OpenCV: Deep Dive into the WaitKey Function

OpenCV waitKey

Step into the realm of real-time interaction with OpenCV

Let’s dive deeper into the indispensable waitKey() function. In this OpenCV for Beginners guide, we unlock the power of synchronization, understanding how this function empowers us to control the pace of our computer vision applications. Whether you’re navigating through video streams, handling user input, or implementing dynamic image processing, waitKey() is your gateway to seamless interactivity. Let’s embark on another OpenCV with Python journey where time becomes a variable, and each keystroke orchestrates the symphony of visual computation.

What is the waitKey() Function?

The waitKey() function in OpenCV is used to introduce a delay in the program and also to capture and process keyboard events. It waits for a specified amount of time for a key event to occur and returns the key code of the pressed key.

Here is the general syntax of the waitKey() function:

key = cv2.waitKey(delay)

The delay parameter specifies the amount of time, in milliseconds, to wait for a key event. A value of 0 indicates that the function should wait indefinitely until a key is pressed.

The waitKey() function returns an integer value representing the key code of the pressed key. If no key is pressed within the specified time, it returns -1.

Basic Example

Here’s an example usage of waitKey() in a simple OpenCV program:

import cv2
# Read an image image = cv2.imread('image.jpg') # Display the image cv2.imshow('Image', image) # Wait for a key event for 3000 milliseconds (3 seconds) key = cv2.waitKey(3000) # Check if a key was pressed if key == ord('q'): # Check if 'q' key was pressed print("You pressed the 'q' key.") # Close the OpenCV windows cv2.destroyAllWindows()

In the above example, the program displays an image and waits for 3 seconds for a key event. If the ‘q’ key is pressed within that time, it prints a message. The ord() function is used to convert the character ‘q’ to its corresponding key code.

Note that it’s important to call cv2.destroyAllWindows() to close any open OpenCV windows after you’re done processing and displaying your images.

Key Mapping

We can easily find a keys corresponding key code with a simple Python script:

import cv2

print('Starting Key Test')

    k = cv2.waitKey(33)
    if k==27:    # Esc key to stop
    elif k==-1:  # normally -1 returned,so don't print it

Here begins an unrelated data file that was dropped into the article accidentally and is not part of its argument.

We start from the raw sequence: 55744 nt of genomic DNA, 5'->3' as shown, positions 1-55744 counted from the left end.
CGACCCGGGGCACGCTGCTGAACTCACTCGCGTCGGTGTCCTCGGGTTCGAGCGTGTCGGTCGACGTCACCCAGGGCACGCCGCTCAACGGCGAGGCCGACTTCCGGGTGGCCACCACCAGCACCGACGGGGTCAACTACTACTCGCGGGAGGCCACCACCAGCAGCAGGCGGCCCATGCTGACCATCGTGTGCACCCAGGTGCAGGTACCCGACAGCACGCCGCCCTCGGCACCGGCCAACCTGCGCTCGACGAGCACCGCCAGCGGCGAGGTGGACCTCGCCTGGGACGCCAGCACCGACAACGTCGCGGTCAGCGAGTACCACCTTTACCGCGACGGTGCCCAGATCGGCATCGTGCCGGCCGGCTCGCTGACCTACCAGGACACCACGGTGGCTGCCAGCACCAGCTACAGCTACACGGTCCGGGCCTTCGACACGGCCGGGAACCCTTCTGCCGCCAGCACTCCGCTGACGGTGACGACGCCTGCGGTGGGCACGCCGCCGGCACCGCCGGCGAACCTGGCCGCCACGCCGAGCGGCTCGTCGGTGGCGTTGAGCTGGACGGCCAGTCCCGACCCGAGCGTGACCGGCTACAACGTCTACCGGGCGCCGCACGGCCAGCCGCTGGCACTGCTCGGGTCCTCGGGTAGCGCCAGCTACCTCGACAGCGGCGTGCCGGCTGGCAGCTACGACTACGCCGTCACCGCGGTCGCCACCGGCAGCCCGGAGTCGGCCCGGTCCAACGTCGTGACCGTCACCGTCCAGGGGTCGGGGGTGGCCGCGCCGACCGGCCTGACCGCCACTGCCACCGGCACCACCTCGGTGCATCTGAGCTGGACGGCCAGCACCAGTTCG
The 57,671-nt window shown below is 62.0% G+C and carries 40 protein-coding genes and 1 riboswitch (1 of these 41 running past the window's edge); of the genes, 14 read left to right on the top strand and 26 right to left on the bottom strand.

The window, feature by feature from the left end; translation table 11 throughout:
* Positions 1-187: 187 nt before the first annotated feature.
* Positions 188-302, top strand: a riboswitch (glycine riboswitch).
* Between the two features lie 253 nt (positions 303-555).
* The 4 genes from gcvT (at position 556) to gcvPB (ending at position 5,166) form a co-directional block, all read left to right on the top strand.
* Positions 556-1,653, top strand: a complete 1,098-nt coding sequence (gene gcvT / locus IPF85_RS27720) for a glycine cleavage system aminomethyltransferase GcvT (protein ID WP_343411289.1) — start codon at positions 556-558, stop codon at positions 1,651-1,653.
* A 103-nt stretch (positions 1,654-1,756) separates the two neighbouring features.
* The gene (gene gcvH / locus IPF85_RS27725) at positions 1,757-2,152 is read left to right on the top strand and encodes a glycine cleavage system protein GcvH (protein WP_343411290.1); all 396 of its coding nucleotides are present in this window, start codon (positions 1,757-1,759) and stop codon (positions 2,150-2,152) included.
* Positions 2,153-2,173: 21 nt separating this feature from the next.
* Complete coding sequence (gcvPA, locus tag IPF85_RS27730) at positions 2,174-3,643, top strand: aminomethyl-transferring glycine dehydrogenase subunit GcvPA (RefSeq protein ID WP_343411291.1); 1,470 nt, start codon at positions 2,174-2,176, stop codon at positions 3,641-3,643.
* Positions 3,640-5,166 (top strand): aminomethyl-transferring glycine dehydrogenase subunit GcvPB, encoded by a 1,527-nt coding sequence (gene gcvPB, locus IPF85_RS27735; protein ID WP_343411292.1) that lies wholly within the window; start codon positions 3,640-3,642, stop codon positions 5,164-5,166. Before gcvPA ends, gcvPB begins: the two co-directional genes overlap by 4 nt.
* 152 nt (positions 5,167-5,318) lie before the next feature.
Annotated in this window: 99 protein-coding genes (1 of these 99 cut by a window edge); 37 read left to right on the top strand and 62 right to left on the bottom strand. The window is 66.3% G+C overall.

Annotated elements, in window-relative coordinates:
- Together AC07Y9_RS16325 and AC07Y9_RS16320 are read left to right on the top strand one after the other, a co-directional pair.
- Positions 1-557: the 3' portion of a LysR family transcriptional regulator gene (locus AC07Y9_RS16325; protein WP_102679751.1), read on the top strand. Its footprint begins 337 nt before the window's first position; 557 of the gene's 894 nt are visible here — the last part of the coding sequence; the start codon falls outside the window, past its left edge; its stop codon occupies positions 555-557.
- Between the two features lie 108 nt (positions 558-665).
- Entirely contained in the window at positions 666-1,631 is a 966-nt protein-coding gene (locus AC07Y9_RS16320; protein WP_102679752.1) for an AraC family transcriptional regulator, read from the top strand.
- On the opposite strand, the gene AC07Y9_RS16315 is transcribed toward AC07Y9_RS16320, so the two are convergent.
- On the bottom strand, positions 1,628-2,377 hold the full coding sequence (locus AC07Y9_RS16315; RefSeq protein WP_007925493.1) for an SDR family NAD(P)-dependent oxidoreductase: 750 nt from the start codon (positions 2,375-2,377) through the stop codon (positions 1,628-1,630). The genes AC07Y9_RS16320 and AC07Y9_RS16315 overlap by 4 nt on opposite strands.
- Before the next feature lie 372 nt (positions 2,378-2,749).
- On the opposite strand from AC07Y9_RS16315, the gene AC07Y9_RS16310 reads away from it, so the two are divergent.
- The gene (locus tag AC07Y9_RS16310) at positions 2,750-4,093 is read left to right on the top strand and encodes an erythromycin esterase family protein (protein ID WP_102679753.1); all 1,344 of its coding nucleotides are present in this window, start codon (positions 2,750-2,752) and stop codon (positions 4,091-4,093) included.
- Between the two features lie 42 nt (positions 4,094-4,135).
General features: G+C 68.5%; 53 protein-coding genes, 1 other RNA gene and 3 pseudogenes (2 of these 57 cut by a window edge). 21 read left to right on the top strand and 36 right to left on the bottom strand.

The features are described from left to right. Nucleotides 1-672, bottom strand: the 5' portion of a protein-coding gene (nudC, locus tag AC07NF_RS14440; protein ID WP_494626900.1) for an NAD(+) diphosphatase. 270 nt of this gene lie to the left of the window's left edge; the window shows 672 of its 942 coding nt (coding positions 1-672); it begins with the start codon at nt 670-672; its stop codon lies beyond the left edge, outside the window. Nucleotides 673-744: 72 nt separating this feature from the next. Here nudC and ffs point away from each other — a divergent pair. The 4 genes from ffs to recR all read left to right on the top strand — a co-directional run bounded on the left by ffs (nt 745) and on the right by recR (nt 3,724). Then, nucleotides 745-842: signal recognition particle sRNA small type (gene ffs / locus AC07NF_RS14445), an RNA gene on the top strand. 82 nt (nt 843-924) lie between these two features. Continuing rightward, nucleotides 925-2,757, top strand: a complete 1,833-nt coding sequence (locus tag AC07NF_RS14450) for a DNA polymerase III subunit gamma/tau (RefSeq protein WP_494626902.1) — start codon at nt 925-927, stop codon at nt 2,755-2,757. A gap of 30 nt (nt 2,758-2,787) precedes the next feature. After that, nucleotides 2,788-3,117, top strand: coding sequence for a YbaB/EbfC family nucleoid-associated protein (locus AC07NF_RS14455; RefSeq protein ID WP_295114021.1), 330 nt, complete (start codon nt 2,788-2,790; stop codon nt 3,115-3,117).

print (k) # else print its value

In the above example, when the code is run, the camera stream will open. While the camera stream is open, if any key on your keyboard is pressed, the corresponding key value will be printed to the terminal console.


Congratulations on mastering the orchestration of time in your OpenCV projects! With a deep understanding of the waitKey() function, you’ve gained the ability to synchronize user interactions, control frame rates, and shape the temporal flow of your computer vision applications. As you conclude this guide, envision the interactive possibilities that await—where each keypress unfolds new dimensions in visual computation. Your journey with OpenCV has just entered a realm of dynamic engagement. What innovative projects will you create next?

Finding a keys corresponding key value will be very useful for the upcoming OpenCV guides, where we need to know the key values to have greater control of our project.

In our next OpenCV for Beginners guide we will be learning how to Add Shapes and Text to Frames.

That’s All Folks!

You can find all of our OpenCV guides here: OpenCV for Beginners

Luke Barber

Hello, fellow tech enthusiasts! I'm Luke, a passionate learner and explorer in the vast realms of technology. Welcome to my digital space where I share the insights and adventures gained from my journey into the fascinating worlds of Arduino, Python, Linux, Ethical Hacking, and beyond. Armed with qualifications including CompTIA A+, Sec+, Cisco CCNA, Unix/Linux and Bash Shell Scripting, JavaScript Application Programming, Python Programming and Ethical Hacking, I thrive in the ever-evolving landscape of coding, computers, and networks. As a tech enthusiast, I'm on a mission to simplify the complexities of technology through my blogs, offering a glimpse into the marvels of Arduino, Python, Linux, and Ethical Hacking techniques. Whether you're a fellow coder or a curious mind, I invite you to join me on this journey of continuous learning and discovery.

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